As I read Luke through the lens of what we’ve studied together in the House of St. Michael, I see certain points of resonance between Jesus’ teachings here and the teachings of the Fathers. Here we have the scriptural beginnings of the Jesus Prayer, the tax collector crying “God be merciful to me a sinner!” (18:13) and the blind man calling out “Jesus, Son of David, have mercy on me!” (18:38). I hear Jesus calling us to the watchfulness which Hesychios unpacked for us in The Philokalia:
“Be on guard, so that your hearts will not be weighted down with dissipation and drunkenness and the worries of life, and that day come upon you suddenly like a trap; for it will come upon all those who dwell on the face of all the earth. But keep on the alert at all times, praying that you may have strength to escape all these things that are about to take place, and to stand before the Son of Man” (Luke 21:34-36).
But the biggest point of resonance I see is the overarching theme of suffering in anticipation of future glory. When Jesus predicts his sufferings, he also says that he will be raised on the third day (9:22). The third day was his goal (13:32), and it was for that joy set before him that he endured the cross (Hebrews 12:2). This principle governed his own life and ministry as well as his instructions to his disciples to forsake their lives, sell their possessions, endure hardships, and seek the Kingdom.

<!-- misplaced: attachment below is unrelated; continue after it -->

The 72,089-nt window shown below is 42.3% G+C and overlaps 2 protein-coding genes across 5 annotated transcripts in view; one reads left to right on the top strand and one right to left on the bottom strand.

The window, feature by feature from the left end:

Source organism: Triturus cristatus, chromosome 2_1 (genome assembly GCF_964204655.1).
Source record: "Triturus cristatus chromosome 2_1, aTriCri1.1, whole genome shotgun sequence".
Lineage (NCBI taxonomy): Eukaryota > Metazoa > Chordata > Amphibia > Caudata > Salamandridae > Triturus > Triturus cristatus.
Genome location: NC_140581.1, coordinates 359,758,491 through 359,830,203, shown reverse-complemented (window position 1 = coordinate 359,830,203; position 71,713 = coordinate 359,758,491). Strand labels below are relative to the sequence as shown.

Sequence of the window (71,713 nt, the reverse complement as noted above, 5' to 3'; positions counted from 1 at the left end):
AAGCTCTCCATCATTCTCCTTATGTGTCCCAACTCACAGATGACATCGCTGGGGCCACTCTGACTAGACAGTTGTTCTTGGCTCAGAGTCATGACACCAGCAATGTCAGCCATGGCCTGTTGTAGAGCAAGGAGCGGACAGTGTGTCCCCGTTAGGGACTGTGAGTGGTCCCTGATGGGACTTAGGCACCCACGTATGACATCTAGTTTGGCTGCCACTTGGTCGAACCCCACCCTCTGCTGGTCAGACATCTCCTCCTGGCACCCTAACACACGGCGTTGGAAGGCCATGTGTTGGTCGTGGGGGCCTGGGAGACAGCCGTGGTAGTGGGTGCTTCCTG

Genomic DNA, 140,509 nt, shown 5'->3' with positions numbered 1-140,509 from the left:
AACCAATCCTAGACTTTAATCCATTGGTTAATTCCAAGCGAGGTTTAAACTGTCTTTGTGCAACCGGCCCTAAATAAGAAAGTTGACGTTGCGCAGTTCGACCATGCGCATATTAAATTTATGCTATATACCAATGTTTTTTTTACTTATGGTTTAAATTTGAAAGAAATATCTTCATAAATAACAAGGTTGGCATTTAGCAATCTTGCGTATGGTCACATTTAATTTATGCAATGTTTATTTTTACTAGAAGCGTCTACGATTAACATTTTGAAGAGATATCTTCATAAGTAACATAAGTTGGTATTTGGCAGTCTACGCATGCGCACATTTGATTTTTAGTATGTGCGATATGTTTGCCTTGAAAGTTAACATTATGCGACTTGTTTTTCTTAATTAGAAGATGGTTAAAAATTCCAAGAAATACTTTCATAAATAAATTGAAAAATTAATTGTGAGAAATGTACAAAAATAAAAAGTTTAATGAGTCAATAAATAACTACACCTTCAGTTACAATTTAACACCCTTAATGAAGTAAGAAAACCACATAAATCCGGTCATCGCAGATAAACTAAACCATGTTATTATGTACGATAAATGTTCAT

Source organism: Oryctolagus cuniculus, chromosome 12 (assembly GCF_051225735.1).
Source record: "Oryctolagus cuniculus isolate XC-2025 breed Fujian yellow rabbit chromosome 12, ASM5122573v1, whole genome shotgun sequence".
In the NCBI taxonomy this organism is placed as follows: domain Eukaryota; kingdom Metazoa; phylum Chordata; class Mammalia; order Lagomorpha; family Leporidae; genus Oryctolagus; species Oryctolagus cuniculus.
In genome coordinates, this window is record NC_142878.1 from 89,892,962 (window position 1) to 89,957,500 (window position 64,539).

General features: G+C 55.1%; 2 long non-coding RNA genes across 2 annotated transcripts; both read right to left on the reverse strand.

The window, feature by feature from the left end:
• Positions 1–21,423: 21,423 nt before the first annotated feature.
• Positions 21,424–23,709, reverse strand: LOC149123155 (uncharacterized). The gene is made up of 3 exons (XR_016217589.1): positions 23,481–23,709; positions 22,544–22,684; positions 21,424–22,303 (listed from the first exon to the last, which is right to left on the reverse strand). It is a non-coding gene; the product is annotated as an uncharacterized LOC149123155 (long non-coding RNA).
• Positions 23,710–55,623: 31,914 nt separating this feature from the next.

It was because of hope in the resurrection that Evagrios taught us to “Gladly bear vigils, sleeping on the ground, and all other hardships, looking to the glory that will be revealed to you and to all the saints; ‘for the sufferings of this present time,’ says the Apostle, ‘are not worthy to be compared with the glory which shall be revealed to us” (“On Asceticism and Stillness” in The Philokalia p. 37). It was because of the resurrection that Symeon the New Theologian could write in Christ’s voice, “those who faithfully prostrate and worship Me, the visible God, / and those who keep my commandments are / invisibly illuminated, and mentally initiated into the glory / of my awesome divinity, and of the flesh I have taken on . . .” (“Hymn 32” Divine Eros p. 259). And it was because of the resurrection that John of Karpathos could say, “It is more serious to lose hope than to sin” (“Texts for the Monks in India” in The Philokalia p. 318). Hope enables us to endure both external trials and the internal setbacks of our own failures. Christ is victorious over sin and death. Hope will have the last word.
There is a great hope of glory before us. Let us not lose heart. Are we willing to pursue heavenly glory, even when our earthly tent is being torn down (2 Cor 5:1-5)? May the Lord grant us courage to seek the Kingdom and enter into his glory.